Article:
That’s what it comes down to, doesn’t it? If we choose to live into and spread the message of Jesus’ kingdom, we will face hardship. Jesus’ message is threatening to the powers that be, and that’s true both then and now. While as Martin Luther King, Jr. declared the arch of the moral universe is long and bends toward justice, getting to that justice sometimes includes great obstacles including potentially the lose of credibility or the loss of relationships or even the loss of life.
But are these things to fear or opportunities to exercise our faith? Fear is certainly the opposite of faith and belief. Fear of what could happen of what might be said or the cost of following Jesus can paralyze us. When we allow fear to creep in, to take up residence among us, we neither grow nor become mature people of faith. We stay on the sidelines afraid to engage.
In “Remember the Titans,” the defensive coach, Coach Yoast, had been overlooked for the head coaching position. He nearly resigns his position, but changes his mind after some of the senior players say that they’ll quit if he left. He stays on, in spit of the blow to his ego of having Coach Boone as the head coach, to help those boys get scholarships. As depicted in the film, townspeople had decided that if Boone lost even one of the games, he would be removed, and Coach Yoast would be put in charge. Near the end of their season which had been to that point perfect, Yoast is told he has a spot on the High School Coaches’ Hall of Fame, but only if he throws their last game. He refuses to do so. While the Titans go undefeated and win the state championship, Yoast is denied entrance into the Hall. He stood up for his values and his friendship with Coach Boone, even though it cost him a great deal.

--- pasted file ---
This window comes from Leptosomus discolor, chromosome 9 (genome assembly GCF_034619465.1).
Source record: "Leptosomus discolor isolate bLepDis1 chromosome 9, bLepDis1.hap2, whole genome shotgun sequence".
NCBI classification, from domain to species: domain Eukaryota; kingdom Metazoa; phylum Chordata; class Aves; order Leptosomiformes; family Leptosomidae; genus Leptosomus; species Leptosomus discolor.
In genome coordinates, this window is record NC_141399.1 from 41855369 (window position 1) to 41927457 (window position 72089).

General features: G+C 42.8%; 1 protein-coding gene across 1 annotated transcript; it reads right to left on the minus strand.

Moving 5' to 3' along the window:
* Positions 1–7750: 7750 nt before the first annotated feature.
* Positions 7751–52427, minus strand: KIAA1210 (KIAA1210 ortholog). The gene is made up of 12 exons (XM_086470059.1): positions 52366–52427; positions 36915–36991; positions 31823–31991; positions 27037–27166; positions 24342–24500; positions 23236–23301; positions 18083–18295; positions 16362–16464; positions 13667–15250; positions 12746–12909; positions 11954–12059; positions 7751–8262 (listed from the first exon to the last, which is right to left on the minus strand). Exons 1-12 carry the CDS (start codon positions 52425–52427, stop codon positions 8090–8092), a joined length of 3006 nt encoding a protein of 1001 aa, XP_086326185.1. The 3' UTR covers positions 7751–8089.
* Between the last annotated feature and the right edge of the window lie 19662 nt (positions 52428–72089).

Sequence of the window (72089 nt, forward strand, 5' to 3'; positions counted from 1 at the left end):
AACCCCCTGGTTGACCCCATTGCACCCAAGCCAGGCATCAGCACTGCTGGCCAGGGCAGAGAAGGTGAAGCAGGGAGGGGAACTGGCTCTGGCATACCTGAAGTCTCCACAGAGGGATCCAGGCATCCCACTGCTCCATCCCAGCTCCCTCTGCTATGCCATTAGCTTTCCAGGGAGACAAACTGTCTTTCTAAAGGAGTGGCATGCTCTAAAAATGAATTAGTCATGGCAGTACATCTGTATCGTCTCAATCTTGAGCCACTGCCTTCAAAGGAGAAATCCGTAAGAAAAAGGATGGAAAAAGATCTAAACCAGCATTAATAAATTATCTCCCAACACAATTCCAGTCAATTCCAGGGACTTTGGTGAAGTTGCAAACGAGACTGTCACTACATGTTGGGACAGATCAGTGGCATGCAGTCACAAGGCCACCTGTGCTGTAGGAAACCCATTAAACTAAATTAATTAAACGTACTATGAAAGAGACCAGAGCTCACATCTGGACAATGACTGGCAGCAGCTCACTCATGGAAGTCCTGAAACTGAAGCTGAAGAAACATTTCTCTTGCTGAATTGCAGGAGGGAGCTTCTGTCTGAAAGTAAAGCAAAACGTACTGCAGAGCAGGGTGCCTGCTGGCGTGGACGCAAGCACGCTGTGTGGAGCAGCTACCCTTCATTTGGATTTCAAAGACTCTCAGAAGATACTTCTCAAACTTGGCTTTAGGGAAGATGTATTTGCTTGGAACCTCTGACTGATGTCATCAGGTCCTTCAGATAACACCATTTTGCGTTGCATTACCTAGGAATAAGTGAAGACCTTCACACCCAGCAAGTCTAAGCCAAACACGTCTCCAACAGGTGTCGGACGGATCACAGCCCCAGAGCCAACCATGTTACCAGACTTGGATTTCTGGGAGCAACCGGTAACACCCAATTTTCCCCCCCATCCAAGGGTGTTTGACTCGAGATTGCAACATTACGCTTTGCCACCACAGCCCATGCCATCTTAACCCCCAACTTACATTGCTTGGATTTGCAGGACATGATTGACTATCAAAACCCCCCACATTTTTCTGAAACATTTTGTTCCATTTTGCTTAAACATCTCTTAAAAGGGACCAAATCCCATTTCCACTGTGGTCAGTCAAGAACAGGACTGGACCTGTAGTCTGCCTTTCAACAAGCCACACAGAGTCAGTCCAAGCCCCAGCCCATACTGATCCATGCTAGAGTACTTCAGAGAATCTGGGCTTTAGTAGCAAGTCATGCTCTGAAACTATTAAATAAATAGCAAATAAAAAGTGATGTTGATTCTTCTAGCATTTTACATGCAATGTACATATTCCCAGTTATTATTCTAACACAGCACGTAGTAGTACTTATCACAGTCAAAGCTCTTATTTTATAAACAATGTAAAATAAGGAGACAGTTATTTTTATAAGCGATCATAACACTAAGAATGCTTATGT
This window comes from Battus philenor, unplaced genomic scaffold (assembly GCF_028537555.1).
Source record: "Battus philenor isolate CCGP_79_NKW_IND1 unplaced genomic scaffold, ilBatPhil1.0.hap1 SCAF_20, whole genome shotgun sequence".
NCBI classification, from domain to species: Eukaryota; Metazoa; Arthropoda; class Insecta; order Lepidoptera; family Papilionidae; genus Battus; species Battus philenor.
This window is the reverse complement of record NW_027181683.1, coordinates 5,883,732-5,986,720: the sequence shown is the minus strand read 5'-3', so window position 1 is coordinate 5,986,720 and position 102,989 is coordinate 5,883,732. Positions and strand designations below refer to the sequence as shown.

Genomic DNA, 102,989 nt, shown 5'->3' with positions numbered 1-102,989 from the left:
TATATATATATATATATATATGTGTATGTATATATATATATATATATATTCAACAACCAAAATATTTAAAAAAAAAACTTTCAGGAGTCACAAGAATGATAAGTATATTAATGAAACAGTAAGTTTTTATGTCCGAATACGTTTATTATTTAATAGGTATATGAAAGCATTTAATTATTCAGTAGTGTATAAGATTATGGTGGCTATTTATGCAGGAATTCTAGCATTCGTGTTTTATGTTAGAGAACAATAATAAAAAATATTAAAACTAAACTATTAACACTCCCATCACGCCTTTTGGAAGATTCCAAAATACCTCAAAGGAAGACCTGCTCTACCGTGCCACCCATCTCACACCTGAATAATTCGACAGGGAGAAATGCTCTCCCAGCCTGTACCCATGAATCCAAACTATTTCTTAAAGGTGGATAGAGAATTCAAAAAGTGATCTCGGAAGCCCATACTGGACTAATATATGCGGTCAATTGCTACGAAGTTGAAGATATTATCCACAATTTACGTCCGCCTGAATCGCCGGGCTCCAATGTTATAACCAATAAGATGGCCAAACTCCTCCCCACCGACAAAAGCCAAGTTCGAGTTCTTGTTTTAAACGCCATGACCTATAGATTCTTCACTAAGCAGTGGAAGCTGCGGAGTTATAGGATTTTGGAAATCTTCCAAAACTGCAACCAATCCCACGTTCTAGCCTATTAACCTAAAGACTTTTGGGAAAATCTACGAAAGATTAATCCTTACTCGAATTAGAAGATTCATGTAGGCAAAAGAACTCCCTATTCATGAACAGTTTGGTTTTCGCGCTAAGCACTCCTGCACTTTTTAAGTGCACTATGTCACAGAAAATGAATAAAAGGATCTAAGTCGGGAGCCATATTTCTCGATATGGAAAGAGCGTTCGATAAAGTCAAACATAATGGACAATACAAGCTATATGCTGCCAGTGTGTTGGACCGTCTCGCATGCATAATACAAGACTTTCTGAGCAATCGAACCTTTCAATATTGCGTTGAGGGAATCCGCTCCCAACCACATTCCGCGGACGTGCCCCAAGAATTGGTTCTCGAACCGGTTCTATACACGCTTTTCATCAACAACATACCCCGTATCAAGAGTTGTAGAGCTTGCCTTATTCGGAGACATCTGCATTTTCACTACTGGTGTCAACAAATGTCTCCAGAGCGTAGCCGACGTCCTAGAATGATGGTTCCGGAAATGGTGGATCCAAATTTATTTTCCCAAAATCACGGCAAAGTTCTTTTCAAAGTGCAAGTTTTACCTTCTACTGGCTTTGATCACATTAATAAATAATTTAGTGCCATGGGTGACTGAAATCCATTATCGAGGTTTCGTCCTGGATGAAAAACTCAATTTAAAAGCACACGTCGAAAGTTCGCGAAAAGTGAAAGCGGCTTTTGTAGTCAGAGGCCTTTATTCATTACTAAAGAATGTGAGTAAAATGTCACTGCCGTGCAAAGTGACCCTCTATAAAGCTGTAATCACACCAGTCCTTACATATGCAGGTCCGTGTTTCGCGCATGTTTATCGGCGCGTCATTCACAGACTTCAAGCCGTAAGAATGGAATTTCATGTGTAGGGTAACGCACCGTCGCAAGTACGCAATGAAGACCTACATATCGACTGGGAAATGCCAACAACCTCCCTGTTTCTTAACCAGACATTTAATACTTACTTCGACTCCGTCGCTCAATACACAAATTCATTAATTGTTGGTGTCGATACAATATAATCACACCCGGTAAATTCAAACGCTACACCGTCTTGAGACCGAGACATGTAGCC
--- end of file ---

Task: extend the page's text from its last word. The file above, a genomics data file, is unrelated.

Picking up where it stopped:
The same can be true for us. Maybe your call from Christ includes standing up for the more than 40,000 unaccompanied children and teens from Central America who have entered our country over the past year and are being held in detention centers in the Southwest that has come to our attention this past week. Perhaps you feel called to help curtail violence in Boston. Christ’s call may be leading you to tackle the education gap between wealthy communities and poorer communities. Injustice still abounds, and so you might feel led to take part in addressing the systems in place that lead us to injustice. Maybe the call of Jesus is for you simply to share his message of love with a hurting friend, to show that person where the bread of life can be found.
All of those things could cause others to get upset with you. Whenever we push up against those who wish to control others, or if we rock the status quo in our families by promoting the gospel of Jesus, we will get pushed back. But these are times for our faith to grow. Any time of difficulty is. Not because Jesus causes these things to happen—Jesus doesn’t willingly bring us pain—but his message of love and true peace—not the supposed peace our world brings—will inevitably lead to conflict until his kingdom fully comes.
Jesus’ message truly is good news. His desire is for all of us to find true life, even if that means losing what we cling to in this current life. It’s in letting go that we truly discover what we most desperately need.
I cannot sugarcoat these sayings of Jesus. They can bring us fear just as they brought distress for the disciples. But just like them, following Jesus can in fact be an opportunity for the continued growth of our faith rather than an opportunity to be overcome by doubt and fear. The disciples take Jesus’ command not to fear, and they go out and spread the good news and heal the sick and bring hope to the lost. They bring life. And that life, while intimidating to some, cannot be crushed. It keeps moving forward, spreading in ways completely unimaginable, unable to be thwarted. And we will one day fully see the beauty of Christ’s kingdom when all those who lose their lives and face the demons of fear and doubt in order to respond with courage and hope will find eternal life. Amen.
 David Lose. “Living Beyond Fear.” http://www.workingpreacher.org/craft.aspx?post=3259 Accessed June 18, 2014.